HTML Elements

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HTML Elements

HTML Elements

HTML elements describe the structure and content of a web page. Tags are used to indicate the beginning and end of elements. The syntax is as follows:

<tagname>Element content</tagname>


Tags often have attributes for further defining the element. Attributes come in name-value pairs.

Note that attributes only appear in the open tag, like so:

<tagname att1="value" att2="value">Element content</tagname>

The order of attributes is not important.

Empty vs. Container Tags

The tags shown above are called container tags because they have both an open and close tag with content contained between them. Tags that do not contain content are called empty tags. The syntax is as follows:



<tagname att1="value" att2="value">

Blocks and Inline Elements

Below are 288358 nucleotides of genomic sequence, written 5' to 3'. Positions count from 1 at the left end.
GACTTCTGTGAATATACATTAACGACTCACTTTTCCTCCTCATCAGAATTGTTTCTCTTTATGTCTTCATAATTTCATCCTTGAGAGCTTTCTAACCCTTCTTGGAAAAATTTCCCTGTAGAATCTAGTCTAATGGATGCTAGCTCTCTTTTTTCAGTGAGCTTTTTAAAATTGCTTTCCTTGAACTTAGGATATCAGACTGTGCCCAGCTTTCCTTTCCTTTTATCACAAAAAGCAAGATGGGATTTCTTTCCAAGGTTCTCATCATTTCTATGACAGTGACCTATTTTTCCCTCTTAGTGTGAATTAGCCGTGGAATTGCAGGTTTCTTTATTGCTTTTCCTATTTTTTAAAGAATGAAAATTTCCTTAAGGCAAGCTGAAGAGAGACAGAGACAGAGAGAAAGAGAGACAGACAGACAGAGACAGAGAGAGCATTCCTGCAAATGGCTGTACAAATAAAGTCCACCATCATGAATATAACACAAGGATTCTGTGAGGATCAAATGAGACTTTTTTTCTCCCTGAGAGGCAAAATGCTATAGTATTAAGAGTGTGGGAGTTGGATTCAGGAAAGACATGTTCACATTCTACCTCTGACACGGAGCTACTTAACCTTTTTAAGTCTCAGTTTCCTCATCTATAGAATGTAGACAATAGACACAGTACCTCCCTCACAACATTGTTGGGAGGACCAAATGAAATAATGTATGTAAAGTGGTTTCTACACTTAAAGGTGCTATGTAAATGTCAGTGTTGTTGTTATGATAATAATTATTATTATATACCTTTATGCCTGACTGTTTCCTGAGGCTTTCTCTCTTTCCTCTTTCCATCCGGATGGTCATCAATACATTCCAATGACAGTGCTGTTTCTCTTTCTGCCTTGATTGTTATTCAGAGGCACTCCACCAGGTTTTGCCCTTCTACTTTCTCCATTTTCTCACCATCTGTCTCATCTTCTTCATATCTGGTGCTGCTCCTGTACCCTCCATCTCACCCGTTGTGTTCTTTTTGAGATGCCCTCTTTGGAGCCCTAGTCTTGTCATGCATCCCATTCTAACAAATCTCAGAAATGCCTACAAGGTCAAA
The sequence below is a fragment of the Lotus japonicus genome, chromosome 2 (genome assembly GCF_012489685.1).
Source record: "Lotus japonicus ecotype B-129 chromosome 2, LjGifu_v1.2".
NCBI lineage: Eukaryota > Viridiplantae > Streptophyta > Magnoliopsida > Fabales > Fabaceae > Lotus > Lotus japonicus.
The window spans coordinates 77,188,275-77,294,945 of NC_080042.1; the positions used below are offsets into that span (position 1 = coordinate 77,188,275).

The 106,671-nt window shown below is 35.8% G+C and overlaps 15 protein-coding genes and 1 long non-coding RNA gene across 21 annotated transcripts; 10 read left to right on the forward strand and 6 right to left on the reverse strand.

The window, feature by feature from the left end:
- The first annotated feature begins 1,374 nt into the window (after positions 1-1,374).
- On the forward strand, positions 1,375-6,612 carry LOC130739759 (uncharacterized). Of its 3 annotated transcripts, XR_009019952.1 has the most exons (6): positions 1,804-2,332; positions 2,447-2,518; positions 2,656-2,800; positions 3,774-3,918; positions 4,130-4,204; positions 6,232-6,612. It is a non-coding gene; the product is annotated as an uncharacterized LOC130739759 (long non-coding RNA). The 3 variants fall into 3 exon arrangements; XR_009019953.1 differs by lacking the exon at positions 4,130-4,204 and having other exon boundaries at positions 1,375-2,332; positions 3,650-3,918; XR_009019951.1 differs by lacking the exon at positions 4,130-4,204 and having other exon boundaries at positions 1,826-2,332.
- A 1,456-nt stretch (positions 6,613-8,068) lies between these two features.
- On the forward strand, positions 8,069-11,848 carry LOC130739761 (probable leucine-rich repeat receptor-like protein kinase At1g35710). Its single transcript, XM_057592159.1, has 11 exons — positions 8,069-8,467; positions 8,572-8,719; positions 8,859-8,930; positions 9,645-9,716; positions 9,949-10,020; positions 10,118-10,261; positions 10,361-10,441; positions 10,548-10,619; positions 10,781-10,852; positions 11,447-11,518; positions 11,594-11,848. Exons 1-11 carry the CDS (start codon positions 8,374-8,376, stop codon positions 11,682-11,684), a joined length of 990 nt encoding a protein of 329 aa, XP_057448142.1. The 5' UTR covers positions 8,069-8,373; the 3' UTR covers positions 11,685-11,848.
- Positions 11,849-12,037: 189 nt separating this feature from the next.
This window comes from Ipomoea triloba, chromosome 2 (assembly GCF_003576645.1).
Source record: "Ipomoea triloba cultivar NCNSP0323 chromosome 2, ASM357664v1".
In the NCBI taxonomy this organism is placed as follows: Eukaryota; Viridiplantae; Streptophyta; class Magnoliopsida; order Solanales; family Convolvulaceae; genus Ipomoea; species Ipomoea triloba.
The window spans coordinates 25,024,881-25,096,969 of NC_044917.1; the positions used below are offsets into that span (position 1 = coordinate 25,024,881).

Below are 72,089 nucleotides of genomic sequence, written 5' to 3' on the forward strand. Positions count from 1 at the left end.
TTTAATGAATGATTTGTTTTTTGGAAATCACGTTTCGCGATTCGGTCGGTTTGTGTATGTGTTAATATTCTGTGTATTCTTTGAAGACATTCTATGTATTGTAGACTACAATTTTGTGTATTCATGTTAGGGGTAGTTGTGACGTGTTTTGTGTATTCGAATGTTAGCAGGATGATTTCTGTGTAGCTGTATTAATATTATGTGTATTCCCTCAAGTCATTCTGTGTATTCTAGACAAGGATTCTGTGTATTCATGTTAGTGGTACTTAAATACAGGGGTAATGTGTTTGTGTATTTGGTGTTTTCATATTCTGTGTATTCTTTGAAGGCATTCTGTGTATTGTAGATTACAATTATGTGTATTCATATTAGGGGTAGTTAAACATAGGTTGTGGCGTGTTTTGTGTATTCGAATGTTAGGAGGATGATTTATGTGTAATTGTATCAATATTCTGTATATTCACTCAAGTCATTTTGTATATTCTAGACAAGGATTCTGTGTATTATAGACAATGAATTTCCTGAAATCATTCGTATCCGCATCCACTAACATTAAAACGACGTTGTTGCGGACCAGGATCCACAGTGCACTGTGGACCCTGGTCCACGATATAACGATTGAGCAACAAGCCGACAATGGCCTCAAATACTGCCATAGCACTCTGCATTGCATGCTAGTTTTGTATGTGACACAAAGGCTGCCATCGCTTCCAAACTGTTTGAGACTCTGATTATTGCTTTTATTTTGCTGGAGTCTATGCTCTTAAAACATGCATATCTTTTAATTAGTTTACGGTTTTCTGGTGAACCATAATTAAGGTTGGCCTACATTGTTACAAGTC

Block-level Elements

Block elements are elements that separate a block of content. For example, a paragraph (<p>) element is a block element. Other block elements include:

  • Lists (<ul> and <ol>)
  • Tables (<table>)
  • Forms (<form>)
  • Divs (<div>)

Inline Elements

Inline elements are elements that affect only snippets of content and do not block off a section of a page. Examples of inline elements include:

  • Links (<a>)
  • Images (<img>)
  • Formatting tags (<b>, <i>, <tt>, etc.)
  • Phrase elements (<em>, <strong>, <code>, etc.)
  • Spans (<span>)


Comments are generally used for one of three purposes.

  1. To write helpful notes about the code, for example, why something is written in a specific way.
  2. To comment out some code that is not currently needed, but may be used sometime in the future.
  3. To debug a page.

HTML comments are enclosed in <!-- and -->. For example:

<!-- This is an HTML comment -->

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